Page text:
Pipeline Politics Schröder Takes Lobby Work to Brussels

Former German Chancellor Gerhard Schröder, who now heads the supervisory board of a Gazprom subsidiary, is turning to Brussels for political help in clearing the way for a gas pipeline between Germany and Russia. Estonia is refusing to give the company permits to do surveying work in its waters.

Former German Chancellor Gerhard Schröder is hoping to generate support for his controversial pipeline project at the European Commision.

Former German Chancellor Gerhard Schröder is hoping to generate support for his controversial pipeline project at the European Commision.

A new round has begun in the dispute over the planned Baltic Sea pipeline from the Russian city of Vyborg to Greifswald in Germany. Following a refusal by Estonia to allow the gas pipeline to be laid in its waters, the chairman of Nord Stream's supervisory board, Gerhard Schröder, is lobbying for support in Brussels. The former German chancellor is arguing that Brussels should back the project because it will help to secure Europe's energy supplies and that doing so is "in Europe's interests."

At the end of this month, the pipeline's managers want to convince the European Commission of the value of their project in order to counter further opposition in the run-up to construction.

The Estonian government, though, is staunchly opposed to the project, and has rejected requests to allow Nord Stream to conduct a geological survey of the seabed within its territorial waters. "Our main position has always been that this pipeline in the Baltic Sea is not advisable at all," Estonian Foreign Minister Urmas Paet told a public TV station in September, according to the news agency Bloomberg. "There have never been any disagreements about that. We will not allow the building of this pipeline in our economic zone."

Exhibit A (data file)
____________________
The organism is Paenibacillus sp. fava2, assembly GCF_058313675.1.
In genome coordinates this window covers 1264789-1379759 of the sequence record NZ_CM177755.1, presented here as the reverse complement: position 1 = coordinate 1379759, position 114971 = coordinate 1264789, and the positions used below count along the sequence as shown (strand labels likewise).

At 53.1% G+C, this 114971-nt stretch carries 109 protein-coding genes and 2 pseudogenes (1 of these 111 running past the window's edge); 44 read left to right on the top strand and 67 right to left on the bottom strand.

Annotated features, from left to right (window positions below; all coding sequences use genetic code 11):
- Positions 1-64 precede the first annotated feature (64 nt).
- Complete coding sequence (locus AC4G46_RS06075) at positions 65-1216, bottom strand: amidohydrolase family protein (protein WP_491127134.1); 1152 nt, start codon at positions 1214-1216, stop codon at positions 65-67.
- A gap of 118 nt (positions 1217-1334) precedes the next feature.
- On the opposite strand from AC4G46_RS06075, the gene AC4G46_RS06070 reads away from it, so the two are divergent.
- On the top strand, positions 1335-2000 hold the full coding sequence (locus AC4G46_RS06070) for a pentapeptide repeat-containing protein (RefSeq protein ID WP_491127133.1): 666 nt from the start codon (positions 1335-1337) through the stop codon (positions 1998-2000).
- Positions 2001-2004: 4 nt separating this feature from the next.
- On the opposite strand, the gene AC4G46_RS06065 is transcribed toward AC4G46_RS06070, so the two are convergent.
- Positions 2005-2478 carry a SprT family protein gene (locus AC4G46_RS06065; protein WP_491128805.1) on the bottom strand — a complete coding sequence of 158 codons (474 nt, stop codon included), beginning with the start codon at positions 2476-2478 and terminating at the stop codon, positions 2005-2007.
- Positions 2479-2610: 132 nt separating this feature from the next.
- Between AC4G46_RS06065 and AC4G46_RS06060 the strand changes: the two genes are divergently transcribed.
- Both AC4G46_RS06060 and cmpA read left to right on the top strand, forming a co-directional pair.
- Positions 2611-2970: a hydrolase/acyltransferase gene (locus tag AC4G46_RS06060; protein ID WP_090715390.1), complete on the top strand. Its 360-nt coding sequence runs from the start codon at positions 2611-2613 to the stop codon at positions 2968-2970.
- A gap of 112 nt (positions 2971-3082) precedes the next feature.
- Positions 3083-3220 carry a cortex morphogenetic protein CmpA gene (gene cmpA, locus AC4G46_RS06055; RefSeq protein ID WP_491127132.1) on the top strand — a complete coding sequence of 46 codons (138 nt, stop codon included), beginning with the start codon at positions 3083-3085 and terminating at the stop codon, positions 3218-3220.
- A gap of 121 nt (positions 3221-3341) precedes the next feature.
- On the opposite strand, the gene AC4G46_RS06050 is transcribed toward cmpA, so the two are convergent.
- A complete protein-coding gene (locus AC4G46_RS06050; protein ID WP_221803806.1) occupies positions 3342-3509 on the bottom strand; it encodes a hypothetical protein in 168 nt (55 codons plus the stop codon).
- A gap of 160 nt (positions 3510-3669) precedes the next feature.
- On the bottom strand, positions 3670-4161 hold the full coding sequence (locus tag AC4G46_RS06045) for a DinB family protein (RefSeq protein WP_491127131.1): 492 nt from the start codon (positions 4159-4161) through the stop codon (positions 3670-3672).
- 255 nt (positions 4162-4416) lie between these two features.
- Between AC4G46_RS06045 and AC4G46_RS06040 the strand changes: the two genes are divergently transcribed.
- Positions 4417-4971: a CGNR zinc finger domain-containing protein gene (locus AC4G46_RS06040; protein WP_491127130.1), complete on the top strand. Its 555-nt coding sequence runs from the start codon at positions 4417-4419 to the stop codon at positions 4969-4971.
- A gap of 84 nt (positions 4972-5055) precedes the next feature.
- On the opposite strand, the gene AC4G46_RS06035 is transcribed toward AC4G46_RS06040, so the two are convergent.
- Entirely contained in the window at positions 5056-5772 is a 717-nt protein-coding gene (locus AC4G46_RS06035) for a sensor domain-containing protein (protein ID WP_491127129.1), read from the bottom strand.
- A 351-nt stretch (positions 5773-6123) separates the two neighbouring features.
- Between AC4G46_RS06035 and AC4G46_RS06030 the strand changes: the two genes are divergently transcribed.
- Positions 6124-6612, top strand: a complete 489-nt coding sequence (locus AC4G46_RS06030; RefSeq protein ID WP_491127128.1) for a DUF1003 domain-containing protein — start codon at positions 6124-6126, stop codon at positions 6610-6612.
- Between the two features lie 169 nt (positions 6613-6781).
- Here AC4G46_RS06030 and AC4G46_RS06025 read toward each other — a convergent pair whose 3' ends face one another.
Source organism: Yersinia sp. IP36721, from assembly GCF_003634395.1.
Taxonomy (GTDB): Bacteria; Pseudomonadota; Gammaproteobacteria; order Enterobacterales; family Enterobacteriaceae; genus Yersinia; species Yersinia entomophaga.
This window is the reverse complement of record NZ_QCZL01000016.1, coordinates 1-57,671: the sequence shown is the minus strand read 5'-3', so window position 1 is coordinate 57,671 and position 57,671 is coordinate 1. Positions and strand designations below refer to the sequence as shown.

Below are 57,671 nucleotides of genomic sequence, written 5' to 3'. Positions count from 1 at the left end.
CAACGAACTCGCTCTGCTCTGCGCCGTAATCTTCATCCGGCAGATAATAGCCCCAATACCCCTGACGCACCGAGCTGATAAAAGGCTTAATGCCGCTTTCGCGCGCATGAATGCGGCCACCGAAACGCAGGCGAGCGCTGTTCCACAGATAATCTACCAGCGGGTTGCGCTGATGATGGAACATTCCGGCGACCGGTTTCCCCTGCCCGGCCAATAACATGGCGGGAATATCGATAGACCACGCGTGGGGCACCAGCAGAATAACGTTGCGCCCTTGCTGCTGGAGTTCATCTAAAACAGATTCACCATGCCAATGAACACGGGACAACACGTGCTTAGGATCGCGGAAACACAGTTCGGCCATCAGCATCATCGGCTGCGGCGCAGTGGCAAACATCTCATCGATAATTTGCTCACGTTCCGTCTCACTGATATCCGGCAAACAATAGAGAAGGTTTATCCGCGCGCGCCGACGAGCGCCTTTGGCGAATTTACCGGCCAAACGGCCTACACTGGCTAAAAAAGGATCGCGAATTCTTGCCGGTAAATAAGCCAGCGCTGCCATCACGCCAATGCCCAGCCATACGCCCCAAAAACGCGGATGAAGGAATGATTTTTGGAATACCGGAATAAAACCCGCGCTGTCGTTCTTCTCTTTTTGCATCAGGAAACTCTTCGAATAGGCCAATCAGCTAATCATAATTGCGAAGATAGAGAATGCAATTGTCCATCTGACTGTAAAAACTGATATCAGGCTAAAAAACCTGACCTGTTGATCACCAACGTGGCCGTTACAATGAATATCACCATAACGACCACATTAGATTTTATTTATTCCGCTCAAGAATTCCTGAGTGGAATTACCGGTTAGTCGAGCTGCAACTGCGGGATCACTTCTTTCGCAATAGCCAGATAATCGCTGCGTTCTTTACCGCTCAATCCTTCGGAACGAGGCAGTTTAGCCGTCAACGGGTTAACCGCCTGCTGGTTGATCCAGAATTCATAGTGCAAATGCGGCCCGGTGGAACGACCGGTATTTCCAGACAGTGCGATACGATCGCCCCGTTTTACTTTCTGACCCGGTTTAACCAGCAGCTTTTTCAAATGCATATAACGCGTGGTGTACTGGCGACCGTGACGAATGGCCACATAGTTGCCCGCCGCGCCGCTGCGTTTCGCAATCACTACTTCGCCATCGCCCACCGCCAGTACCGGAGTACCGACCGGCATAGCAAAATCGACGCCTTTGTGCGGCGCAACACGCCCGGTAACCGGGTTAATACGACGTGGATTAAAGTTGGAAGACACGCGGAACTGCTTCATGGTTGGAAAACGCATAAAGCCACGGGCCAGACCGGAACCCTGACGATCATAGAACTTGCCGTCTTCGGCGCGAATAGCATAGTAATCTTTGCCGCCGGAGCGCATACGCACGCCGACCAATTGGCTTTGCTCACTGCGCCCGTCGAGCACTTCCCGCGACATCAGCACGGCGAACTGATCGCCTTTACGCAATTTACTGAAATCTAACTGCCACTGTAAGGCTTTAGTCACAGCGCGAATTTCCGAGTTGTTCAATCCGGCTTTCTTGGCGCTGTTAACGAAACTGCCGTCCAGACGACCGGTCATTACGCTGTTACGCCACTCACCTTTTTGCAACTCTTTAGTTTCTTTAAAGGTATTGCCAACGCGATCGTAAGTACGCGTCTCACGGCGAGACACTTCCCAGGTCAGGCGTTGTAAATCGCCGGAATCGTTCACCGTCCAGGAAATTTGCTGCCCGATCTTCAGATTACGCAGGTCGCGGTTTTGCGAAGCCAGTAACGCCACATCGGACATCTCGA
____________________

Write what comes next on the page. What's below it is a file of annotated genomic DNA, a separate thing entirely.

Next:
A number of countries have voiced their concerns about the project because the Baltic Sea floor is full of munitions discharged there after World War II. Both Estonia and Sweden say it will also damage the environment.

Graphic: The pipeline route

Graphic: The pipeline route

And Poland and Ukraine have also expressed irritation at the project, which aims to help secure Germany's strategic energy needs, starting in 2010. They are upset that the pipeline's sea route will bypass their countries, denying them transit fees and potentially exposing them to greater Russian pressure over energy supplies. Both countries have been critical of the Kremlin in the past.

One option for Nord Stream would be to sue in an Estonian court, but with the planned start date for construction nearing, the company hopes to avoid that step. Russian and German steel factories have already been given contracts in the order of the three-digit millions to supply the steel pipes for the project. Contracts have also been negotiated for the special ships to be used to lay the undersea pipeline, with 2008 being given as a starting date for construction. And by the end of this year, the Gazprom subsidiary plans to present an environmental impact report on the €5 billion ($7 billion) project to the Baltic states affected by the pipeline.

Finland has said it would allow the pipeline to pass through its waters if Estonia doesn't change its stance. But the company believes the alternative route would cause greater damage to the Baltic seabed and to the environment.



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